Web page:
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**Financial Accounting, Tenth Edition**

Financial Reporting and Analysis Financial Accounting, Tenth Edition

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**Comparative Analysis Horizontal Analysis**

Also called trend analysis, is a technique for evaluating a series of financial statement data over a period of time. Purpose - to determine increase or decrease that has taken place. Commonly applied to the balance sheet and income statement. SO 4 Describe and apply horizontal analysis.

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**changes and percentage changes.**

Comparative Analysis Illustration 13-11 Horizontal analysis of balance sheets Helpful Hint: When using horizontal analysis, be sure to examine both dollar amount changes and percentage changes. SO 4 Describe and apply horizontal analysis.

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Comparative Analysis Illustration 13-12 Horizontal analysis of Income statements Helpful Hint: In horizontal analysis, while the amount column is additive (the total is $99 million), the percentage column is not additive (9.9% is not a total). SO 4 Describe and apply horizontal analysis.

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**Comparative Analysis Vertical Analysis**

Also called common-size analysis, is a technique that expresses each financial statement item as a percent of a base amount. Vertical analysis is commonly applied to the balance sheet and the income statement. SO 5 Describe and apply vertical analysis.

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**These results indicate the company shifted**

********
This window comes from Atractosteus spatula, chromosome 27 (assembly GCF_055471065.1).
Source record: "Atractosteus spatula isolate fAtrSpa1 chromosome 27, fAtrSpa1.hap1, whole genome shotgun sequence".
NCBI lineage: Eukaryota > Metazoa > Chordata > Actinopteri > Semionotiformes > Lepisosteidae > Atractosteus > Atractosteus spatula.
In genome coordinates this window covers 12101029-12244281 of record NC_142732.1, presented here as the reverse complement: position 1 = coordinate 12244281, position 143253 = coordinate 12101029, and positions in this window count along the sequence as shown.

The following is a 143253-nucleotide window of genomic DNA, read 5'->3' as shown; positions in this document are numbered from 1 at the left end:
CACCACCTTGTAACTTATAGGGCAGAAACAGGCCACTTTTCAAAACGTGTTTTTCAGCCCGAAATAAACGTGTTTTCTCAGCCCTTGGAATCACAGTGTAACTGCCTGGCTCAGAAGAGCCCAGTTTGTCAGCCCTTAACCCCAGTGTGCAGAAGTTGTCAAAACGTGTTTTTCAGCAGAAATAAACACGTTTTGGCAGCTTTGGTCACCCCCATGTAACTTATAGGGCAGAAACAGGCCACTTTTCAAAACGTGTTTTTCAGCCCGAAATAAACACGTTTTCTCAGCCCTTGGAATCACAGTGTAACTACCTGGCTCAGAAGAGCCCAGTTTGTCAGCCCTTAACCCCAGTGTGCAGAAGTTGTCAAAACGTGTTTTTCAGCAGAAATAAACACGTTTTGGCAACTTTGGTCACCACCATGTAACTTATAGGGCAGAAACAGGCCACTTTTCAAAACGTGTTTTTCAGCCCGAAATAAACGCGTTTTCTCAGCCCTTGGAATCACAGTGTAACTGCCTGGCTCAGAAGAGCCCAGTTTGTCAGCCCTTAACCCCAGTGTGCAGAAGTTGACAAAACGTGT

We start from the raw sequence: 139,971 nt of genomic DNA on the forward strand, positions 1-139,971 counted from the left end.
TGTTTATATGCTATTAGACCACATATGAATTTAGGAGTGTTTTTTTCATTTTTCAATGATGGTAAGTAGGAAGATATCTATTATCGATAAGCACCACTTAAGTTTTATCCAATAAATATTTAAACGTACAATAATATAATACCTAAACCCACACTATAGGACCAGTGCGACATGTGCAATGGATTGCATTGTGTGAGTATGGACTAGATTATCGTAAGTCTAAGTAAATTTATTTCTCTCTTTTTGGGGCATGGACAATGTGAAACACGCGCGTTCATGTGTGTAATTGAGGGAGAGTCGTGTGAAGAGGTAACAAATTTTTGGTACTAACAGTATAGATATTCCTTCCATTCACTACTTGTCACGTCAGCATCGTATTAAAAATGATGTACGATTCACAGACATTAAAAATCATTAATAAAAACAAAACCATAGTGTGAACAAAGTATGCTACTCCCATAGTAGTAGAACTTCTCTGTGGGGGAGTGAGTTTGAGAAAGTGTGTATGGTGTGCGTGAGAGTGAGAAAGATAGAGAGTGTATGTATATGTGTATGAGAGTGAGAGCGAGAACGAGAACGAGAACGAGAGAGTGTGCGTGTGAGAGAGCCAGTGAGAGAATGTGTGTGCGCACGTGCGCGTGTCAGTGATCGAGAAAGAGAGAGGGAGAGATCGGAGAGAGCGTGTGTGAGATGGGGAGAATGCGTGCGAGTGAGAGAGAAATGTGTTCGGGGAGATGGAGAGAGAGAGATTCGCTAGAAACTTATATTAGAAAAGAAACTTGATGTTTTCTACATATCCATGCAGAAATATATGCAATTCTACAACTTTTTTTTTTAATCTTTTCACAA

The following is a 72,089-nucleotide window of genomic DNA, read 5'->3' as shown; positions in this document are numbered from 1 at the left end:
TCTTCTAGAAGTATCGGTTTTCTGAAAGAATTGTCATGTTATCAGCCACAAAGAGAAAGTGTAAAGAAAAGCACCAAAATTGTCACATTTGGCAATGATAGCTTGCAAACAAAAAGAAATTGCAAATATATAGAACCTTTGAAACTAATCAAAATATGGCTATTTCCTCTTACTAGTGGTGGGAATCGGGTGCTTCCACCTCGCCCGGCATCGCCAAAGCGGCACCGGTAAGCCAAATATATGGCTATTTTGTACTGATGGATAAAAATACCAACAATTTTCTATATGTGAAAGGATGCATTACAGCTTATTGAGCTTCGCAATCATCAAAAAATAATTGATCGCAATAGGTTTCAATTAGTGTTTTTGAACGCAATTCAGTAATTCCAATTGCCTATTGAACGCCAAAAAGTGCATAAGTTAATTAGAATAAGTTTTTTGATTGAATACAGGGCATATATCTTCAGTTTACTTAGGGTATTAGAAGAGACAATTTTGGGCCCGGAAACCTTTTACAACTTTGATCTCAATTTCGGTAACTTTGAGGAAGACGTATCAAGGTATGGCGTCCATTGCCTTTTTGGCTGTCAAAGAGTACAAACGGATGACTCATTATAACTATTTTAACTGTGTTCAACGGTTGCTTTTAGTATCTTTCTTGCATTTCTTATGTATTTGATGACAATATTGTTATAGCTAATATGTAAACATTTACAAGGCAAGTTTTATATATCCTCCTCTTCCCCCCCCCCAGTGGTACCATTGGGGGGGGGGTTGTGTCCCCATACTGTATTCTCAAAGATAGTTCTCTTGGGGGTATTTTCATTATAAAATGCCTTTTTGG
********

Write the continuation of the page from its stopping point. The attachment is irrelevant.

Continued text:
Comparative Analysis These results indicate the company shifted toward equity financing by relying less on debt and by increasing the amount of retained earnings. SO 5 Describe and apply vertical analysis.

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Comparative Analysis Illustration 13-14 Vertical analysis of an income statements Kellogg’s increase in net income as a percentage of sales is due primarily to the decrease in interest expense and income tax expense as a percent of sales. SO 5 Describe and apply vertical analysis.

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Comparative Analysis Illustration 13-15 Intercompany comparison by vertical analysis Vertical analysis also enables a comparison of companies of different sizes. Although Kellogg’s net sales are less than those of General Mills, vertical analysis eliminates the impact of this size difference for our analysis. SO 5 Describe and apply vertical analysis.

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**Comprehensive Illustration of Ratio Analysis**

Illustration 13A-1

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**Comprehensive Illustration of Ratio Analysis**

Illustration 13A-2 Illustration 13A-4

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**Comprehensive Illustration of Ratio Analysis**

Illustration 13A-3

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**Comprehensive Illustration of Ratio Analysis**

Liquidity Ratios Measure the short-term ability of the company to pay its maturing obligations and to meet unexpected needs for cash. Short-term creditors such as bankers and suppliers are particularly interested in assessing liquidity.

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**Comprehensive Illustration of Ratio Analysis**